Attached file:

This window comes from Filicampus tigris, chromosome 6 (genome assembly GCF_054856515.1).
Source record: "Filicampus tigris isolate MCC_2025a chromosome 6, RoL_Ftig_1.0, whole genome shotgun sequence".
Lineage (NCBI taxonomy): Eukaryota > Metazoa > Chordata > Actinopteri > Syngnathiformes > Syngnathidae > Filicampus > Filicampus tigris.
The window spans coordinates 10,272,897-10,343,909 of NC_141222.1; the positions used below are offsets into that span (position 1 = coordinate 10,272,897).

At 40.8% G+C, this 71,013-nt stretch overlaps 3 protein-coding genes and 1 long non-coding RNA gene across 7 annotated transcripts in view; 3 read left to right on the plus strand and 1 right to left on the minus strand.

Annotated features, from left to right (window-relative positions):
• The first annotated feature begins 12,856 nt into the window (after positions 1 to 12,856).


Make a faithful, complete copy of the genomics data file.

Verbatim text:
This window comes from Filicampus tigris, chromosome 6 (genome assembly GCF_054856515.1).
Source record: "Filicampus tigris isolate MCC_2025a chromosome 6, RoL_Ftig_1.0, whole genome shotgun sequence".
Lineage (NCBI taxonomy): Eukaryota > Metazoa > Chordata > Actinopteri > Syngnathiformes > Syngnathidae > Filicampus > Filicampus tigris.
The window spans coordinates 10,272,897-10,343,909 of NC_141222.1; the positions used below are offsets into that span (position 1 = coordinate 10,272,897).

At 40.8% G+C, this 71,013-nt stretch overlaps 3 protein-coding genes and 1 long non-coding RNA gene across 7 annotated transcripts in view; 3 read left to right on the plus strand and 1 right to left on the minus strand.

Annotated features, from left to right (window-relative positions):
• The first annotated feature begins 12,856 nt into the window (after positions 1 to 12,856).